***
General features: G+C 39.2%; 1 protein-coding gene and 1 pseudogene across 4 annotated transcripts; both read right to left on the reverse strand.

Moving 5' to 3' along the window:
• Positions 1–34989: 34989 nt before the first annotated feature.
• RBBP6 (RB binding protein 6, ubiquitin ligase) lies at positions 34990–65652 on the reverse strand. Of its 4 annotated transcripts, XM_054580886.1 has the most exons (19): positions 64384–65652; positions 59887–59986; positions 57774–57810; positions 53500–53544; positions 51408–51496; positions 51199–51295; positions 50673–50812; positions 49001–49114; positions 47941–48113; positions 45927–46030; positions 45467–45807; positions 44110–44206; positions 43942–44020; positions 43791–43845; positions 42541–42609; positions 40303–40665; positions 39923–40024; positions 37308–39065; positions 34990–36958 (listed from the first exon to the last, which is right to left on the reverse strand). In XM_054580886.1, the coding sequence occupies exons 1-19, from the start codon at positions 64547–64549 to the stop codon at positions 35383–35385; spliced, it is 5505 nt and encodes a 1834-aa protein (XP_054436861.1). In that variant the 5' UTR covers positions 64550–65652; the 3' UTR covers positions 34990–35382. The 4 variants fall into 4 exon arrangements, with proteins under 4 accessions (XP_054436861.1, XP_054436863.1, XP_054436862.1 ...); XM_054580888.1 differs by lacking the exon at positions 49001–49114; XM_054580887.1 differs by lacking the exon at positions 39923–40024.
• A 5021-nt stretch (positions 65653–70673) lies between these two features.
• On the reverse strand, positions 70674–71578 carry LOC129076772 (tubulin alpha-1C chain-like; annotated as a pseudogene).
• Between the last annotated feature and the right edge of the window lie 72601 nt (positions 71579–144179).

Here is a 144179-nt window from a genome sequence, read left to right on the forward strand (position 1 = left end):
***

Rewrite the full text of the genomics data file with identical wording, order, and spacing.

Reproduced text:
General features: G+C 39.2%; 1 protein-coding gene and 1 pseudogene across 4 annotated transcripts; both read right to left on the reverse strand.

Moving 5' to 3' along the window:
• Positions 1–34989: 34989 nt before the first annotated feature.
• RBBP6 (RB binding protein 6, ubiquitin ligase) lies at positions 34990–65652 on the reverse strand. Of its 4 annotated transcripts, XM_054580886.1 has the most exons (19): positions 64384–65652; positions 59887–59986; positions 57774–57810; positions 53500–53544; positions 51408–51496; positions 51199–51295; positions 50673–50812; positions 49001–49114; positions 47941–48113; positions 45927–46030; positions 45467–45807; positions 44110–44206; positions 43942–44020; positions 43791–43845; positions 42541–42609; positions 40303–40665; positions 39923–40024; positions 37308–39065; positions 34990–36958 (listed from the first exon to the last, which is right to left on the reverse strand). In XM_054580886.1, the coding sequence occupies exons 1-19, from the start codon at positions 64547–64549 to the stop codon at positions 35383–35385; spliced, it is 5505 nt and encodes a 1834-aa protein (XP_054436861.1). In that variant the 5' UTR covers positions 64550–65652; the 3' UTR covers positions 34990–35382. The 4 variants fall into 4 exon arrangements, with proteins under 4 accessions (XP_054436861.1, XP_054436863.1, XP_054436862.1 ...); XM_054580888.1 differs by lacking the exon at positions 49001–49114; XM_054580887.1 differs by lacking the exon at positions 39923–40024.
• A 5021-nt stretch (positions 65653–70673) lies between these two features.
• On the reverse strand, positions 70674–71578 carry LOC129076772 (tubulin alpha-1C chain-like; annotated as a pseudogene).
• Between the last annotated feature and the right edge of the window lie 72601 nt (positions 71579–144179).

Here is a 144179-nt window from a genome sequence, read left to right on the forward strand (position 1 = left end):